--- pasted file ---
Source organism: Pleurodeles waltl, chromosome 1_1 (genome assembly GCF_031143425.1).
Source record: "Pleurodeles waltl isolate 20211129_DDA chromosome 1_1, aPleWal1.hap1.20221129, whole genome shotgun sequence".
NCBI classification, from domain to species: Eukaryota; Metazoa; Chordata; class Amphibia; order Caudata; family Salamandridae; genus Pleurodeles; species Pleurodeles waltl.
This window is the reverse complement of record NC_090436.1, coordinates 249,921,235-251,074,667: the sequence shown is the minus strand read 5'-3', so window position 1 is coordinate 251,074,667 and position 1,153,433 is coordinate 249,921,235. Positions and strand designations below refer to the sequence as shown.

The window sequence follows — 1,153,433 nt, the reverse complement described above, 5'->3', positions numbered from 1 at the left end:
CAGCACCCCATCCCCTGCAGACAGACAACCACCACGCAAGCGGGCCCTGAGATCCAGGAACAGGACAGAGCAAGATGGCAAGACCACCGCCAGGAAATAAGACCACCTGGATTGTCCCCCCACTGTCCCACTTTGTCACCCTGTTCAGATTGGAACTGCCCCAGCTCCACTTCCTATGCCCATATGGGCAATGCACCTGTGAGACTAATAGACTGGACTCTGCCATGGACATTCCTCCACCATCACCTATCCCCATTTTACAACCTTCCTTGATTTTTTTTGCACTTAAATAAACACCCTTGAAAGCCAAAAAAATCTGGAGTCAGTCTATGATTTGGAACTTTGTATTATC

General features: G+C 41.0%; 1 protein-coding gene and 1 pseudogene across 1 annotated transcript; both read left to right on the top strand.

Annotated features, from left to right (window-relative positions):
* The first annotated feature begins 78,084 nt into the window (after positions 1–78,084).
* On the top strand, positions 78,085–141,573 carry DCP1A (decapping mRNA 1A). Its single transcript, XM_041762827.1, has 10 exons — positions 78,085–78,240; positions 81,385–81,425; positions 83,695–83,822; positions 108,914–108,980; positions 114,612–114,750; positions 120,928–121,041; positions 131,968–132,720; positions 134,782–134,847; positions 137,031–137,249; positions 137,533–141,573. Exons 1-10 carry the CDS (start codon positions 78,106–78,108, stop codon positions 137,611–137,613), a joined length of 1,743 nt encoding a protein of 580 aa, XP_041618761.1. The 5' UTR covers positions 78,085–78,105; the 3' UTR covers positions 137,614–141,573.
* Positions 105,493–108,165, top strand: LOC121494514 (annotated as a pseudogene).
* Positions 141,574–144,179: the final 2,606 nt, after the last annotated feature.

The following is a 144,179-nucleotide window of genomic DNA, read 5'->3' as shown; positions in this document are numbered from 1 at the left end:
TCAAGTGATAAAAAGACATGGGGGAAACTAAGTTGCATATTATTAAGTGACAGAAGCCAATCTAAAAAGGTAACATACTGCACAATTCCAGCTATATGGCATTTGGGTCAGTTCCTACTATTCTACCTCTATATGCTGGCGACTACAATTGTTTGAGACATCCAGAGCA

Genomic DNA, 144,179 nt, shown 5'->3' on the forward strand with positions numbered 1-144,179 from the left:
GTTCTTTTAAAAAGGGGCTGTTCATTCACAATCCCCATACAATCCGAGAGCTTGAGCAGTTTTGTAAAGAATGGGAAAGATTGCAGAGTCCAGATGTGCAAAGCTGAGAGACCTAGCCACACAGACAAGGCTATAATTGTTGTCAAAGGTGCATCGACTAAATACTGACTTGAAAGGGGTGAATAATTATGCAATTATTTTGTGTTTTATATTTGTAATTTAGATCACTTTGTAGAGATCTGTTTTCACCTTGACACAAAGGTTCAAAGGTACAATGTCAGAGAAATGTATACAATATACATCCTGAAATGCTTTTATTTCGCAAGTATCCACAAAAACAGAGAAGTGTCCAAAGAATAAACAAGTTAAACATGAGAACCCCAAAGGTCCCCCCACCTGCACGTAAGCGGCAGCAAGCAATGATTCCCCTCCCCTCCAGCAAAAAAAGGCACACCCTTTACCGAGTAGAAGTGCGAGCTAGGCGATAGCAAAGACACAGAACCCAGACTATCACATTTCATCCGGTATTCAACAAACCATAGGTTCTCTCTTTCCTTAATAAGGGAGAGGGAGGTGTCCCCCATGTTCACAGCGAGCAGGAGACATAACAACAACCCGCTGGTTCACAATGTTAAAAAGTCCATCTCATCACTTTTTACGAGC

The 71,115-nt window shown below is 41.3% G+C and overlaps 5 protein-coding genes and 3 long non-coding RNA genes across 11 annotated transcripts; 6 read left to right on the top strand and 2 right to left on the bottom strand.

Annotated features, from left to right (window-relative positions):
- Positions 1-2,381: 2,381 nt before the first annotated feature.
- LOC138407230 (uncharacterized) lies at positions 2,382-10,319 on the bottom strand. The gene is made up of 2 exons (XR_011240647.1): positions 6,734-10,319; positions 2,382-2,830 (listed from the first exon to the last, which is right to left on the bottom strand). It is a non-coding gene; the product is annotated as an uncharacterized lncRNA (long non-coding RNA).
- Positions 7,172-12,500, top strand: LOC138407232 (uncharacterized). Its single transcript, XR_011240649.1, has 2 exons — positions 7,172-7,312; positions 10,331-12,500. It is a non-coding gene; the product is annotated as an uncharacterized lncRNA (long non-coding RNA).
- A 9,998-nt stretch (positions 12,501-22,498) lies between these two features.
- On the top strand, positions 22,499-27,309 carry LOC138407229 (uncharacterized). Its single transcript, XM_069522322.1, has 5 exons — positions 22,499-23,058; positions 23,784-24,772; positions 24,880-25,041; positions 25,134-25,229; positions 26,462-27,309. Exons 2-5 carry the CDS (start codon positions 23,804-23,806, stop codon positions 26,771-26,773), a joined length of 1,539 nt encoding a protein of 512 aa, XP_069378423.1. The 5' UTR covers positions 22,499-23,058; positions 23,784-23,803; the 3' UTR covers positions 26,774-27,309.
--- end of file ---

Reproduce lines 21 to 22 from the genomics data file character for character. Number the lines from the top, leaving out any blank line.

- Positions 7,172-12,500, top strand: LOC138407232 (uncharacterized). Its single transcript, XR_011240649.1, has 2 exons — positions 7,172-7,312; positions 10,331-12,500. It is a non-coding gene; the product is annotated as an uncharacterized lncRNA (long non-coding RNA).
- A 9,998-nt stretch (positions 12,501-22,498) lies between these two features.